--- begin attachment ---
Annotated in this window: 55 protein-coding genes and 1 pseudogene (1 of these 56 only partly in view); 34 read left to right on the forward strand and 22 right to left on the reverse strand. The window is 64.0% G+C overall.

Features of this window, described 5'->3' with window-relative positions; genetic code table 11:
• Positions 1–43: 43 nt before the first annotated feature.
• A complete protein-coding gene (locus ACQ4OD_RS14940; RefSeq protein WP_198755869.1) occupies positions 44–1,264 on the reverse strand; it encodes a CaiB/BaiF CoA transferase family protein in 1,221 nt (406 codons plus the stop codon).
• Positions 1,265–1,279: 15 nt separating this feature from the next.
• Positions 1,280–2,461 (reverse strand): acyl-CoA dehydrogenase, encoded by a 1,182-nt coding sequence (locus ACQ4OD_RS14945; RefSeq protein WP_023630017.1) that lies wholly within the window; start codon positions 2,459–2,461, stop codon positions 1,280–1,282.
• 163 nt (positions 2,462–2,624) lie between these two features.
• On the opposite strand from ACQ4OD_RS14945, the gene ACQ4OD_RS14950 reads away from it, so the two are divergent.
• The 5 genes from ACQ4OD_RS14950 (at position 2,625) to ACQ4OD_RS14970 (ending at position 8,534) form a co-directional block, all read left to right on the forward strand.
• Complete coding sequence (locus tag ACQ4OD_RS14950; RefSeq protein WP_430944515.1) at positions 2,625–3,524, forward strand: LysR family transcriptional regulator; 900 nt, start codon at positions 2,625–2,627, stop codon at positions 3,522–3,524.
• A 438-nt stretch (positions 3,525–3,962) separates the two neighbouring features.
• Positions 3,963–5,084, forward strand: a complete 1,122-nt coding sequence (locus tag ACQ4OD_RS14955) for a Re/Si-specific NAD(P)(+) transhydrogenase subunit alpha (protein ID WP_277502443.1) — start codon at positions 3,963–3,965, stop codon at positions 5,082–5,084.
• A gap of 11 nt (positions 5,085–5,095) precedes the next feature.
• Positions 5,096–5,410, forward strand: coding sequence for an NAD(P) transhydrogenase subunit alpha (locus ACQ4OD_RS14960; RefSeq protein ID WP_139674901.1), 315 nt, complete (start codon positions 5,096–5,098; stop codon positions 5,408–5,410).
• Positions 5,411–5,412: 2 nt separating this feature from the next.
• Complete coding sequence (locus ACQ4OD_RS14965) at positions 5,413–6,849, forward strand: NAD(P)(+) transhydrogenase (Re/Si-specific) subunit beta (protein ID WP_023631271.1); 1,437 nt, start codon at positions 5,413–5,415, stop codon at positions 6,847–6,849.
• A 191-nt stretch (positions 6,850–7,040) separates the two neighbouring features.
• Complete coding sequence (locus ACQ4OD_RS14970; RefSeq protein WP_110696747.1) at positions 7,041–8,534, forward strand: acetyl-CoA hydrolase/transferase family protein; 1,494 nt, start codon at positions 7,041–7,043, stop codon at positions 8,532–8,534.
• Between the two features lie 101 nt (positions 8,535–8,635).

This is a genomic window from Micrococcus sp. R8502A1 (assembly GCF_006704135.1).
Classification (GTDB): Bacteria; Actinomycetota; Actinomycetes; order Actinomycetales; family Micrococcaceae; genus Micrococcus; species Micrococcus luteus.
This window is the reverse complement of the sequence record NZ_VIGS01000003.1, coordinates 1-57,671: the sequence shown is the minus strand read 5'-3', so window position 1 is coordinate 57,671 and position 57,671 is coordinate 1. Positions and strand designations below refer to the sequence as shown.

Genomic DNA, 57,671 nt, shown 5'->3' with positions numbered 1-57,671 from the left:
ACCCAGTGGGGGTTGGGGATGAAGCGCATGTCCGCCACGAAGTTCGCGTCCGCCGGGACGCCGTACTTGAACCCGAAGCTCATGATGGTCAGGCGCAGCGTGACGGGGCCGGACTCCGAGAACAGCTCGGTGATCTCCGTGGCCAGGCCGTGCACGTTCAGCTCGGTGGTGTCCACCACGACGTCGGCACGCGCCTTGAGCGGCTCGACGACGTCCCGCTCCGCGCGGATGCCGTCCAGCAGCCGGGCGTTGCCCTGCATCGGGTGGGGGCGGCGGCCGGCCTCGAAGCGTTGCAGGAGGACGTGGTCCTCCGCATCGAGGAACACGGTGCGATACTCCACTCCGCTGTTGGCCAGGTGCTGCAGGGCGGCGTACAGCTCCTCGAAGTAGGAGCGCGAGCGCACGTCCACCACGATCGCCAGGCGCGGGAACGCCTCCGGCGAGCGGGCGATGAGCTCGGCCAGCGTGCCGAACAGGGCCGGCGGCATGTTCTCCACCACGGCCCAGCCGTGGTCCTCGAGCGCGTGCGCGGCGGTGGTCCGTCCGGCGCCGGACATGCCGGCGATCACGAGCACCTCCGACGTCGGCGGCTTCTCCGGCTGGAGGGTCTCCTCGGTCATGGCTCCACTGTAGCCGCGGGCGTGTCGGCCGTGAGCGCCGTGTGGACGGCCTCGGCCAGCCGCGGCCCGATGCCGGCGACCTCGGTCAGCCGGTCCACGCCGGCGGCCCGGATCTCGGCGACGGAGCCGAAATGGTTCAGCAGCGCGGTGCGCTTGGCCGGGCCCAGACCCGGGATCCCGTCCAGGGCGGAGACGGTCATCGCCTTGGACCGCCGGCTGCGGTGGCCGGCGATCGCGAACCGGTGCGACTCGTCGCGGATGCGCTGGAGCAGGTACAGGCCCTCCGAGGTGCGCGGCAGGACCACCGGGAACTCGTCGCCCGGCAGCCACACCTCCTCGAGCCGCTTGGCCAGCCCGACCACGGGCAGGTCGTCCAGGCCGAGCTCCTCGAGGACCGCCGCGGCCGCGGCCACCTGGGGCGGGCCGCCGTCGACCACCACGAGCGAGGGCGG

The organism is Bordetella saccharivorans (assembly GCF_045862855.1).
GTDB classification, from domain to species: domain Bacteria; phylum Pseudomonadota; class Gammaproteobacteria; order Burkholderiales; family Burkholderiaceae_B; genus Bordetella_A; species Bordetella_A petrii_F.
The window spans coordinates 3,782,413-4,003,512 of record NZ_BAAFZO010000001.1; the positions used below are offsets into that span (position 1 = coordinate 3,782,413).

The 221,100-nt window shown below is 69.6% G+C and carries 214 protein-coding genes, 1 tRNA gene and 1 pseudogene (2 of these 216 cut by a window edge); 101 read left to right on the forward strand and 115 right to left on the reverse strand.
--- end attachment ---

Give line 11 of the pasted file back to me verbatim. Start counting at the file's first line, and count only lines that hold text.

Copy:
• A 438-nt stretch (positions 3,525–3,962) separates the two neighbouring features.